Church steps up relief efforts for quake-victims

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MANILA, Oct. 25, 2013— The Catholic Church’s social action is intensifying efforts to provide relief to areas badly affected by the recent earthquake in Bohol province. 

Caritas Philippines launched its massive relief operations this week to at least five towns with “least served” affected residents with P14.2 million funds from Caritas Internationalis. 

Currently based in Rome, Caritas Internationalis is a global confederation of 165 Catholic organizations working in humanitarian emergencies and international development. 

The agency said it will provide temporary shelters, food and non-food items to at least 21,750 direct beneficiaries in the towns of Maribojoc, Inabanga, Carmen, Danao and Sagbayan. 

The Caritas Philippines, also known as the National Secretariat for Social Action (Nassa), will lead the response and manage the overall coordination of the project. 

The social action centers of the dioceses of Tagbilaran and Talibon, however, will implement the interventions in municipalities under their jurisdictions. 

On field, the Nassa provides the technical assistance and its partner Caritas organizations: UK-based Catholic Agency for Overseas Development and the US-based Catholic Relief Services. 

Nassa said the goal is to ensure that the services “adhere to the internationally recognized minimum standards”. 

“The main priority at the moment, as families slowly cope from their trauma, is to provide temporary shelters while making ends meet,” Nassa said. 

“While aftershock was still being felt, the affected communities continue to deal with the challenges of having to rebuild their lives in the face of great loss both in lives and resources,” it said.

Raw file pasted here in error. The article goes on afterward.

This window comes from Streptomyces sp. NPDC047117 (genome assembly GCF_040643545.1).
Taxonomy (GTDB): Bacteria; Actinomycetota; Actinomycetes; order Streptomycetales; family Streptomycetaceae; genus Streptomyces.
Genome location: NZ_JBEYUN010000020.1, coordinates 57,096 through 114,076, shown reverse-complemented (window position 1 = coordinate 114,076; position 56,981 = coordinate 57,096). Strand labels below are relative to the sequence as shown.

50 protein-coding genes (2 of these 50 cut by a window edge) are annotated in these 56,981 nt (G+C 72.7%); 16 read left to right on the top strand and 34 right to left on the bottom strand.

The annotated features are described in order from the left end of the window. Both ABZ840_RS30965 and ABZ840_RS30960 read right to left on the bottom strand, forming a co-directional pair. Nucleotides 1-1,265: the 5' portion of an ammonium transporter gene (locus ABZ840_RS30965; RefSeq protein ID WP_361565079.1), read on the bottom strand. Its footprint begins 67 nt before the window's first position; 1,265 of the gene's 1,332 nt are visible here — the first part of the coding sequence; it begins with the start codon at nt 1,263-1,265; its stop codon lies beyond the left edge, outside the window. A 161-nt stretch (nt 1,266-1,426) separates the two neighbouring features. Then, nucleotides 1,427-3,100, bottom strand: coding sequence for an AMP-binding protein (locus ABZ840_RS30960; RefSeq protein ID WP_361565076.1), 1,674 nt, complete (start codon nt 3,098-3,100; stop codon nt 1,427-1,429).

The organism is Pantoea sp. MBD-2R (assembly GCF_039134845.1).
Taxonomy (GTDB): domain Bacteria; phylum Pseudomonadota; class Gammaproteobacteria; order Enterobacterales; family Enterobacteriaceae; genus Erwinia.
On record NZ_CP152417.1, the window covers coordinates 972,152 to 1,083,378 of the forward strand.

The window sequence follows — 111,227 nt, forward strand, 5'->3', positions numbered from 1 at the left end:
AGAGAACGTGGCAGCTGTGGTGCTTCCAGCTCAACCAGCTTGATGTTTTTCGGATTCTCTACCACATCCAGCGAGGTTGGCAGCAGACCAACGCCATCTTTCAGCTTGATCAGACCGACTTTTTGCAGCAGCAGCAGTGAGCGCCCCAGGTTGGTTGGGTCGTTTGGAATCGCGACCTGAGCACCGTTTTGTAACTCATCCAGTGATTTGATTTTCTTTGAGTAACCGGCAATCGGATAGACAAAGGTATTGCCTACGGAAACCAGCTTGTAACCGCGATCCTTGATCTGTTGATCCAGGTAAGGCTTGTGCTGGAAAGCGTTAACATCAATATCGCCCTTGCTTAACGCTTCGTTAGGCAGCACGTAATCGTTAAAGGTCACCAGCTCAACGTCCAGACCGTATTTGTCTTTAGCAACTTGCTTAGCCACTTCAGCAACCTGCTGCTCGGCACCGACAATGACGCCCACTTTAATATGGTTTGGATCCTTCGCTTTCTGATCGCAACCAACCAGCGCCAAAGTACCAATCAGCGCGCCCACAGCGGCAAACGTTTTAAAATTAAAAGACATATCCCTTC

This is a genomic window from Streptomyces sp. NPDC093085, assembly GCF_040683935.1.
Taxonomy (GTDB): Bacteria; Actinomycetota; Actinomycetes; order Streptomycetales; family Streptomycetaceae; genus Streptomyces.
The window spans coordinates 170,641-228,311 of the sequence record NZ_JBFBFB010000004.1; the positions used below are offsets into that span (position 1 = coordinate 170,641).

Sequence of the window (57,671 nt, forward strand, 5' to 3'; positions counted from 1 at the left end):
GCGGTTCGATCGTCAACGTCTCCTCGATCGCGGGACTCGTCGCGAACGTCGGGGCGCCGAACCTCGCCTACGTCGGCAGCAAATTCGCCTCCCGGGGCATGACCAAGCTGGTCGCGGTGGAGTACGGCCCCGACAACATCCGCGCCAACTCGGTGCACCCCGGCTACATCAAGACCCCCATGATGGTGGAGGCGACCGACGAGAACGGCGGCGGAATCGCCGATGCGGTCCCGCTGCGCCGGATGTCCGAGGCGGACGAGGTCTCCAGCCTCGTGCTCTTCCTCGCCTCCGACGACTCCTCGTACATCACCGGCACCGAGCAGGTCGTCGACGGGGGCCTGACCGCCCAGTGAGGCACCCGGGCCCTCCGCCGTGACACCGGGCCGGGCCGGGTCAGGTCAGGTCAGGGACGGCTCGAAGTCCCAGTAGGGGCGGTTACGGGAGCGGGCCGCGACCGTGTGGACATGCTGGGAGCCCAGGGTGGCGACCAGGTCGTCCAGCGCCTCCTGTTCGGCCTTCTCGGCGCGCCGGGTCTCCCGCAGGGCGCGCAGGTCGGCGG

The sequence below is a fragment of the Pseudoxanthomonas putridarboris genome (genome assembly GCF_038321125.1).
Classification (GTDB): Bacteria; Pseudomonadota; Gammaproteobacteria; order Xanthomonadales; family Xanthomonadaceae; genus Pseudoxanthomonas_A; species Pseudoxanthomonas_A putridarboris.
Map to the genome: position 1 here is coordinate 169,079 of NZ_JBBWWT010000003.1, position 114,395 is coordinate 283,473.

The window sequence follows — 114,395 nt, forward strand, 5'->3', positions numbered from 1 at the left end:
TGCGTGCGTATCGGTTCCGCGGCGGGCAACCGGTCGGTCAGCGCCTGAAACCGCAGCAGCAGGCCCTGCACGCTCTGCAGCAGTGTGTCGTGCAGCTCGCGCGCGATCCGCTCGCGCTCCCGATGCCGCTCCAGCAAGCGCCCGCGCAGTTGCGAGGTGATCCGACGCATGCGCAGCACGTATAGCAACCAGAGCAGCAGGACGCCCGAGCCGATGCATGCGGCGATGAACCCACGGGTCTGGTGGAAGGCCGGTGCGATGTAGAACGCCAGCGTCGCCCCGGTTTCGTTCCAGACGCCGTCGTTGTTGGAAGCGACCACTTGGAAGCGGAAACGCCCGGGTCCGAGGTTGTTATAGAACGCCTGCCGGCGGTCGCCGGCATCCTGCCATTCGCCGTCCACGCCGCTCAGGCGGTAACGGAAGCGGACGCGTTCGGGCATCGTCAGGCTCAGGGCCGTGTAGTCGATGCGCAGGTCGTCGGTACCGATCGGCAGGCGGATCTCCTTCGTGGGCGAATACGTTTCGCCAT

Right after the 7.2-magnitude temblor last Oct. 15, Nassa immediately remitted P400, 000 to the affected dioceses through its Lenten fund-raising drive for emergency relief purposes called Alay Kapwa. 

At least 198 people were killed when the earthquake struck on some parts of Central Visayas, according to the National Disaster Risk Reduction and Management Council. 

Authorities said more than three million people, from around 39 cities and municipalities, were affected by the earthquake. 

The NDRRMC reported that 5,992 families are housed in 51 refugee centers, and a first estimate of damage to infrastructure, hospitals, houses and heritage sites amount to P75.2 million. 

Families displaced by the earthquake and continuing aftershocks are cramped in evacuation centers with limited access to potable water and sanitation facilities.  

Many areas, particularly in Bohol, which is now under a state of calamity, still don’t have electricity and lack supply of potable water.   

“Food and shelter supplies are dwindling and many markets are still closed,” Nassa added. (CBCPNews)

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